A Bluenose Certificate from 1946
Top 10 Things About The Arctic Circle You Might Not Know
1. BIRD POOP HELPS KEEP THE AREA COOL.
Bird guano. Yes you might have guessed this one but the birds have to take one once in a while and all that poop makes for gases and those gases creates cloud cover and cloud cover means reduced temperatures. Also don’t park your freshly washed car anywhere in the region for obvious reasons.
2. THE ARCTIC COMES TO LIFE DURING WINTER.
According to a recent study in Current Biology, “Biodiversity, abundance, growth, and reproduction in habitats studied were at similar or higher levels than in warmer months.” Plankton, crustaceans, cod and haddock come out in the Winter and the feeding frenzy begins. More food. More parties for the whole family.
3. IT’S HOME TO THE WORLD’S BIGGEST, MOST SECURE SEED STORAGE FACILITY.
800 miles beyond the Arctic Circle lies the Svalbard Global Seed Vault operated by the Norwegian government. Why is there there and what does it do? Built into the permafrost, it holds seeds for more than 4000 plant species—including life-sustaining food crops—keeping them safe in the event of natural or manmade disasters.
4. THE FIRST MAN TO REACH THE NORTH POLE WAS OVERLOOKED FOR DECADES.
Robert Peary (1856-1920) claimed to have been the first man to reach the geographic North Pole, in 1909. Today, however, experts believe that it was his assistant, an African-American man by the name of Matthew Henson (1866-1955), who actually deserves the distinction. By the time Peary and Henson neared their destination, Peary was struggling with a bad case of frostbite, leaving him unable to walk. (He had to be pulled along on a sled instead.) As they got closer to the North Pole, Henson and two guides went ahead on foot, but accidentally overshot their destination—which meant that Henson technically reached the Pole about 45 minutes before Peary did. (Source – http://mentalfloss.com)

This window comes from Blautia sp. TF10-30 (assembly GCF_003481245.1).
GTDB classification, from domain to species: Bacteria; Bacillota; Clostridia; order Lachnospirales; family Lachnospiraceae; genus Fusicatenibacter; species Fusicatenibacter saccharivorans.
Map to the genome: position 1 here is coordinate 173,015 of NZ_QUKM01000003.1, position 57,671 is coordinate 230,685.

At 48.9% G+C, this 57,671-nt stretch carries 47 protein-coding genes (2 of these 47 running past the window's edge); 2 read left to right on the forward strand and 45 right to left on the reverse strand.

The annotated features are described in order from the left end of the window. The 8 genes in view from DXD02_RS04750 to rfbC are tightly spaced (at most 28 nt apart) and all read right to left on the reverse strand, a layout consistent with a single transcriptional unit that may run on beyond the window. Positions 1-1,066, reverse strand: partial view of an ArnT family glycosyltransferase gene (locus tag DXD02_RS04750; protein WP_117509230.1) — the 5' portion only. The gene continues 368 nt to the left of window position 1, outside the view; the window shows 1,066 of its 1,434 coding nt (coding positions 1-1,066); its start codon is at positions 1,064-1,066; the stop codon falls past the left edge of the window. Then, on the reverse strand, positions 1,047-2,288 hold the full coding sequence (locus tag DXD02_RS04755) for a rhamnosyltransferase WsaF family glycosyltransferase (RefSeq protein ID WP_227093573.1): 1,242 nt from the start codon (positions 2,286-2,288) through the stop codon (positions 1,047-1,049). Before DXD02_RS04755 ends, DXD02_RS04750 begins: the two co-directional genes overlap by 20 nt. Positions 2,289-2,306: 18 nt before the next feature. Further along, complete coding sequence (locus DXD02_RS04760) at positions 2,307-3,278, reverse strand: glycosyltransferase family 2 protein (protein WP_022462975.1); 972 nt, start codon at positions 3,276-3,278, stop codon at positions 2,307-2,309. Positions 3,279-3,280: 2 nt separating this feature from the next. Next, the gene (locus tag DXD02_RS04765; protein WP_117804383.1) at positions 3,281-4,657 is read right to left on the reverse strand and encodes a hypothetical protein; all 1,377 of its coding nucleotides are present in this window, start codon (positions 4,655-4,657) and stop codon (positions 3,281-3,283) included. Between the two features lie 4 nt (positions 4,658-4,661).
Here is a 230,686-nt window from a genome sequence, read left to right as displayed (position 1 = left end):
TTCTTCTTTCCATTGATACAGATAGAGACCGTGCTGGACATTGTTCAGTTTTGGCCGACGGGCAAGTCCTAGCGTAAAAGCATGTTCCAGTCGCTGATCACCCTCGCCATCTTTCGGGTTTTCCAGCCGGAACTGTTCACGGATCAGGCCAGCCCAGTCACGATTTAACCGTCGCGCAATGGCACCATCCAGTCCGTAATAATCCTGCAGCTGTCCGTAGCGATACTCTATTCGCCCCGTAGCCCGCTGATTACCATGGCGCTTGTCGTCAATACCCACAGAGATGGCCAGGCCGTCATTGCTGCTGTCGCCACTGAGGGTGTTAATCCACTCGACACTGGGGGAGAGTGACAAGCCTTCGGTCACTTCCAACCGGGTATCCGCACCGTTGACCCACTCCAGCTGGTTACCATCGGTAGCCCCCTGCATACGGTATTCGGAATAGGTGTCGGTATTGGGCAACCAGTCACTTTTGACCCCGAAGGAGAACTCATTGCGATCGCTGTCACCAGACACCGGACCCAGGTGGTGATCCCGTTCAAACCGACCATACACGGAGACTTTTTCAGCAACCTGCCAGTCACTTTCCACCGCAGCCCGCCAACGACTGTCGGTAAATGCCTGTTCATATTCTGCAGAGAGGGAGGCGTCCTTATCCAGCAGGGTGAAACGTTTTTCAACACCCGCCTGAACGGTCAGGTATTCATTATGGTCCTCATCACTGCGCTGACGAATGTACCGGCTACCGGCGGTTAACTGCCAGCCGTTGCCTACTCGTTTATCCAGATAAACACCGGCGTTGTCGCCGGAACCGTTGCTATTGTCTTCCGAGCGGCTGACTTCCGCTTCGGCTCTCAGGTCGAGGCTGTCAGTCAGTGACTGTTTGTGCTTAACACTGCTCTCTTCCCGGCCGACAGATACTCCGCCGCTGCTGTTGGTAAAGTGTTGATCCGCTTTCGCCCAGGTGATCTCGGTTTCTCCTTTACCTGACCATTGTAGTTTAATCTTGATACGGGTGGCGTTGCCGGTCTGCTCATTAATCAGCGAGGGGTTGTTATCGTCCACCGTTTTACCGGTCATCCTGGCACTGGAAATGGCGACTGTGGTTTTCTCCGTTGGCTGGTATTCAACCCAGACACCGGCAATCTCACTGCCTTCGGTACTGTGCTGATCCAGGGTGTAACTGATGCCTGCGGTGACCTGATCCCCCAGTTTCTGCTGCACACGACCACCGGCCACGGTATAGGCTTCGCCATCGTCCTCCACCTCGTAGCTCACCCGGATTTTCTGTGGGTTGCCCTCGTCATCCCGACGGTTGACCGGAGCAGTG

5. LOTS OF PEOPLE LIVE THERE.
More than 4 million people live in the region called the Arctic Circle comprised of parts o the US, Russia, Finland, Sweden, Iceland, Greenland and Norway. The combined economy is 230 billion roughly or equal to combining the economies of Portugal and Ireland.